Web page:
Hit the Gas to Get the Breaks: 2010 Tax Relief Act and Small Business Jobs Act of 2010 Provide Limited Time Business Planning Opportunities


by Matt Ottemann, Jon Grob, Nick Niemann an Jim Wegner

Ottemann, Matthew  Grob, Jonathan  Niemann, Nicholas  Wegner, James
mottemann@mcgrathnorth.com
jgrob@mcgrathnorth.com
nniemann@mcgrathnorth.com
jwegner@mcgrathnorth.com
(402) 341-3070

Congress spent a great deal of time and effort in 2010 dealing with tax legislation, including the 2010 Tax Relief Act (the “Relief Act”) and the Small Business Jobs Act of 2010 (the “Jobs Act”).  Viewed individually, as well as in the aggregate, the Relief Act and the Jobs Act present significant planning opportunities for business owners.  Most of the provisions of the Relief Act and the Job Act have immediate impact, but many of the provisions are valid only for a limited time.

Below is a summary of certain of the key provisions of the Relief Act and the Jobs Act.

  • Extension of Current Income and Capital Gain Tax Rates.  Following a great deal of discussion about increased tax rates, the Relief Act extends current income and capital gain tax rates through 2011 and 2012.   However, because the extension of current rates is for only two (2) years, the Relief Act creates both uncertainty for the future and planning opportunities for the present.
  • Capital Investment Incentives.  The Relief Act and the Jobs Act provide for faster depreciation and immediate write off deductions for a variety of eligible capital investments (including business equipment and certain types of real estate).  Many of these benefits are only available during 2011, creating significant tax planning opportunities for the immediate future.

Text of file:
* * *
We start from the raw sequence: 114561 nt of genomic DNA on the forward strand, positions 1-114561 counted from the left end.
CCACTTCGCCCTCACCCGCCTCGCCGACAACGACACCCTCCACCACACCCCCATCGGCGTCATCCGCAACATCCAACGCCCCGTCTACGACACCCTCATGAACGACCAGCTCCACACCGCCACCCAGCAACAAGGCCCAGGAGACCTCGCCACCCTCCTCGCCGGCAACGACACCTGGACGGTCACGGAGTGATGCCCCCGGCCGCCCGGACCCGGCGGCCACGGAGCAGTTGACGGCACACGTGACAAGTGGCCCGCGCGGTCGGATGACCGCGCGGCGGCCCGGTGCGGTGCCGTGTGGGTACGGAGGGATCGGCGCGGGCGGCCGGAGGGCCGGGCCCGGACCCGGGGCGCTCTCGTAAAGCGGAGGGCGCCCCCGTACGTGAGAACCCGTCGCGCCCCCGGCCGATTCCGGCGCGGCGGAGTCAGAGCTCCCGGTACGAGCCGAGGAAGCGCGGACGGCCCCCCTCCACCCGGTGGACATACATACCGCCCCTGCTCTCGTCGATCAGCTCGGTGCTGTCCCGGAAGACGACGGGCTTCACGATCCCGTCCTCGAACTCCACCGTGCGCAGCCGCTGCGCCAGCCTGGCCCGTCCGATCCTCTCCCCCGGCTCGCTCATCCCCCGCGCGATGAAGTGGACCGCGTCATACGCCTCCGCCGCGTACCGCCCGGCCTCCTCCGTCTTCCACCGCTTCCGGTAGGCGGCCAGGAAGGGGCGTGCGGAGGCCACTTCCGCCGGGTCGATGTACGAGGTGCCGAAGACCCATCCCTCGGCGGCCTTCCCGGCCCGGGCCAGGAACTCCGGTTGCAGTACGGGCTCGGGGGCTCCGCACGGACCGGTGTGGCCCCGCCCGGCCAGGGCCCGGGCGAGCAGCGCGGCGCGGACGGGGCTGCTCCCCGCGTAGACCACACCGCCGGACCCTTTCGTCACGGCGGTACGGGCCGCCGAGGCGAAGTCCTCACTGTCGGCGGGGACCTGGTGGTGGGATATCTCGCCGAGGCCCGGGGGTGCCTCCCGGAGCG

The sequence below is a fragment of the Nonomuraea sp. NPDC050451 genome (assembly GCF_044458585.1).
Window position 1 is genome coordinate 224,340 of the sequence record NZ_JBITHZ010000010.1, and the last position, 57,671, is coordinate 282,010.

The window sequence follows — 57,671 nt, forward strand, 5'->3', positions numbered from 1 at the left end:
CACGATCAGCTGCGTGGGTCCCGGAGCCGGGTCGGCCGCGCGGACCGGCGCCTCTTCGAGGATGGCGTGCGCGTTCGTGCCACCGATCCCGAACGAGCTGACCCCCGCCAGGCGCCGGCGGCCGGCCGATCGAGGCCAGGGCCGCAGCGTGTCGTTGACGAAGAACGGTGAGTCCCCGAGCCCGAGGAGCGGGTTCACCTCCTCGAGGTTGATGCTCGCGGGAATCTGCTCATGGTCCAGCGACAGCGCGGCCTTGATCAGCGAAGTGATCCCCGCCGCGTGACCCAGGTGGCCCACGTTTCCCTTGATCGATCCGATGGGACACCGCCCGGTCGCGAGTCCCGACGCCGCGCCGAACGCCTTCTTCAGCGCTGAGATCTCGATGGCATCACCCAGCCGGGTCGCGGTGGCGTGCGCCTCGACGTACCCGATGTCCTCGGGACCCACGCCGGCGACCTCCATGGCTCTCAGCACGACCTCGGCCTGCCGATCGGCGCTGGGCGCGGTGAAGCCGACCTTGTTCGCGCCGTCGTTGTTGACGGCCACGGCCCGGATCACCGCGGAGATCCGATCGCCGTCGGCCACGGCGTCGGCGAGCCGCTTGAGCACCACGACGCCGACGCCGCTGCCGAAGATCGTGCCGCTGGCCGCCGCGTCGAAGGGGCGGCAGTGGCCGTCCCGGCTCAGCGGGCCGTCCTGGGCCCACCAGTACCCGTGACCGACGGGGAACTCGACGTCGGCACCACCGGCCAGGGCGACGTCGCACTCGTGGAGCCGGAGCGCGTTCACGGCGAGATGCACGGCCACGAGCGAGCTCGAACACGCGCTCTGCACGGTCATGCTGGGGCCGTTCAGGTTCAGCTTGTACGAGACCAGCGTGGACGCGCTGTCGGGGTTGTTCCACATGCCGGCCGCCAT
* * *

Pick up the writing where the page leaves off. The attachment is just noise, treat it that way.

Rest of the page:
• Small Business Investment Incentives.  The Relief Act and the Jobs Act encourage investment in small business by allowing purchasers of stock in certain small business to avoid income tax on any capital gains resulting from such stock.
  • Extension of Credits for Preferred Business Activities.  The Relief Act extends various tax credits for business activities preferred by Congress, including research and development, hiring new workers and contributions to nonprofits.  However, the Relief Act only extends these tax credits through 2011, again creating future uncertainty and immediate opportunities for the present.
  • Business Succession and Exit Planning.  After significant debate regarding proposed increases to estate and gift tax rates and corresponding decreases in estate and gift tax exemption amounts, the Relief Act actually provides for lower tax rates and higher exemption amounts for estates and gifts.  However, the reduced rates and increased exemptions are only extended through 2012. Business owners should strongly consider wealth transfer planning to take full advantage of the lower rates and higher exemption amounts before the end of 2012.  The changes included in the Relief Act also increase the opportunities available for business owners to efficiently transfer businesses to their children and future generations by increasing lifetime gifts and utilizing advanced wealth transfer tax opportunities (including the use of trusts).
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